Property Expert Nicholas “Nick” Statman on property investment.
The whole reason you got started investing in property is probably because you wanted to make money. Isn’t that the end goal for all investments? So what happens when your investment property is costing you money instead? This can be a stressful time for property investors, especially those who are new to the industry.
It’s important to remember that property investment is a constant flow of ups and downs, and a lull in cash flow does not mean your investment property is a total loss. Here are the 4 most common reasons a property isn’t making money and how to turn it around quickly:
Your rent is too low
Setting your rent too low to attract tenants and reduce vacancies is not a long term strategy for profit. Low rents may get people in the door, but it won’t make much financial sense. The costs for maintaining a home are on the rise, and the rent you charge should reflect this. The whole point is to make enough to cover your expenses and make a profit, not just barely scrape by.
To avoid losing money this way, research the average monthly rental rates in properties similar to yours in the same area. Give your tenants notice that the rent will be increasing, and then do it. If they stay, they pay higher rent. If they leave, you can advertise the property at a higher rental rate and find tenants who can pay it. Either way, you start earning a monthly income that is more aligned with the value of the home.
You’re spending too much
Just like in any other business, the profit you make on an investment property depends on the balance between the money going in and the money going out. Income vs. expenses. While you should be investing money into the property to keep it clean, safe, and livable, it’s essential to research how much you’re spending on maintenance and repairs. Calling professional service companies for every repair will add up quickly, and doing it yourself if you aren’t skilled or trained in specific home repairs could also end up turning a small issue into a much bigger, more expensive problem.
To avoid losing money this way, build relationships with local, trustworthy, experienced contractors who offer excellent service at fair rates. Consider repairing things before you spend money to replace them, and take care of small issues before they turn into big ones. Your job as a landlord is to keep the home in good condition, but your role as an investor is to find the most cost-effective way to do it.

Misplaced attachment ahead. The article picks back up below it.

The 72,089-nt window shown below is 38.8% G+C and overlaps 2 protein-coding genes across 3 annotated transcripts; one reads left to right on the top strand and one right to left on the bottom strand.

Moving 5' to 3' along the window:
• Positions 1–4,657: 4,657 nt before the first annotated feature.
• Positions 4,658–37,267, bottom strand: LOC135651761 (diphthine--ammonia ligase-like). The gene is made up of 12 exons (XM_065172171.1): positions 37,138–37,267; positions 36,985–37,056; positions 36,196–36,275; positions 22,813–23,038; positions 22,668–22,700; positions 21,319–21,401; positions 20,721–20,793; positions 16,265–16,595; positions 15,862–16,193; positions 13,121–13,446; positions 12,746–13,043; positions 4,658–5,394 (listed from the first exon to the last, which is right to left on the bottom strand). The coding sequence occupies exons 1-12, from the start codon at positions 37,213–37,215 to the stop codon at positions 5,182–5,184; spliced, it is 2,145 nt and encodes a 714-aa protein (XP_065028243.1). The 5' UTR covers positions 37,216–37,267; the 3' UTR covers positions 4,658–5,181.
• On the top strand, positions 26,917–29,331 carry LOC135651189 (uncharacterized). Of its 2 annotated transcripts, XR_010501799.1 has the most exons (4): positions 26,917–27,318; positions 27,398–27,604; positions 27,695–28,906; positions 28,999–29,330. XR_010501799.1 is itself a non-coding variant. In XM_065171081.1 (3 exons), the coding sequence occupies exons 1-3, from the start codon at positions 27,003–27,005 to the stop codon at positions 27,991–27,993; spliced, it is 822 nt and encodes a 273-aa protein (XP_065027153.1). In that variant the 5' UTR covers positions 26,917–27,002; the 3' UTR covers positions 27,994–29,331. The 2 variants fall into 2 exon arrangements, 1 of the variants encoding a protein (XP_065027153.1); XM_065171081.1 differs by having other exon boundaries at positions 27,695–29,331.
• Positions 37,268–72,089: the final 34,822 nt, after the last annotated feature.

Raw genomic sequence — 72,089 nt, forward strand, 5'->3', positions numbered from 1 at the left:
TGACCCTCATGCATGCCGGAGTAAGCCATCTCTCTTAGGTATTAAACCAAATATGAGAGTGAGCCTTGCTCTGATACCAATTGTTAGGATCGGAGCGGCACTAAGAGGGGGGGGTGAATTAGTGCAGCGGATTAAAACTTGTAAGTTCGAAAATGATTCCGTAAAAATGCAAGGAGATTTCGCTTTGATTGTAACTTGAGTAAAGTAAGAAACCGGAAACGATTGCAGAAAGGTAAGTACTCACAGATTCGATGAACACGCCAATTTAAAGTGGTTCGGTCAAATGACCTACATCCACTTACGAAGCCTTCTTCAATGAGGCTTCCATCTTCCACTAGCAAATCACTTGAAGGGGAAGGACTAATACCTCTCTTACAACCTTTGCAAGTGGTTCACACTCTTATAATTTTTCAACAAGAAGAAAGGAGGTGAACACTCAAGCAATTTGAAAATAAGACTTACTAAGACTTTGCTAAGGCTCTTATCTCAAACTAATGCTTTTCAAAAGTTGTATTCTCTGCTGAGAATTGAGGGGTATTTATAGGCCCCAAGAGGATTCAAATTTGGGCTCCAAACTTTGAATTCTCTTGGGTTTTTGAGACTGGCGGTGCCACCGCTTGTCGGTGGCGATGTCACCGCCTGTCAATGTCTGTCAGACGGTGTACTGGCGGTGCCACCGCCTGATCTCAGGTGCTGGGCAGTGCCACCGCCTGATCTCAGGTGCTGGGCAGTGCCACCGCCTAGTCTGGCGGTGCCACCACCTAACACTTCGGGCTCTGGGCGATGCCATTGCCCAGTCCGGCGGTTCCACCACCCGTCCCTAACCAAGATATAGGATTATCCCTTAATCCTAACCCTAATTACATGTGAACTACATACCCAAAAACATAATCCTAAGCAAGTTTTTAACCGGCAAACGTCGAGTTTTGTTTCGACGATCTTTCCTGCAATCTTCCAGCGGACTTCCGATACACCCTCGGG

You’ve got too much turnover
If your property seems like a revolving door of tenants, this consistent turnover could be the reason you aren’t making any money. Why aren’t people staying in your property for the long term? Why do you have so many extended vacancies? If you’re not sure, ask!
If it’s something you can fix, like the property needs repairs, the tenants don’t feel like there is open and transparent communication between the two of you, or the rent is too high, you may be able to salvage the professional relationship by making some changes. Sometimes, though, tenants will move for reasons beyond your control, like the property is too far from their new job or they need more space.
To avoid tenant turnover and attract long term tenants, make sure you perform in-depth screening before signing a contract. This will help determine if the property is the right fit and avoid unexpected vacancies. Small changes like a commitment to fixing repairs or offering a discount on the rent could be what they need to stay and help you continue to make money on your property.
You’re not being a good landlord.
This one can sting a little, but keep reading. If you’re an absentee landlord and don’t have a property management company taking care of your property, the home is going to suffer, and so is your cash flow. If you only visit once or twice a year, you’re risking walking into a big, expensive mess that will significantly impact the value of the home and how much rent it generates. If you aren’t intentional about repairs and renovations, and if you’re not in regular communication with tenants about the condition of the home, small issues can turn into big issues. When you finally return to face these issues head-on, you’re looking at expensive repair bills and extended vacancies, which also cost you money.
Avoid losing money this way by either being a present and active landlord, or hiring a property management company that can serve as eyes and ears on the property when you can’t be there.
If your investment property isn’t making money, it’s not a lost cause. It could be that you’re spending too much, spending too little, or aren’t taking the right steps to ensure your tenants are in it for the long-term. Small changes can make a big difference for investment properties that are seeing a lull in profits. A careful analysis of your income vs. expenses will tell you a lot about the condition of your investment and what you can do to improve it.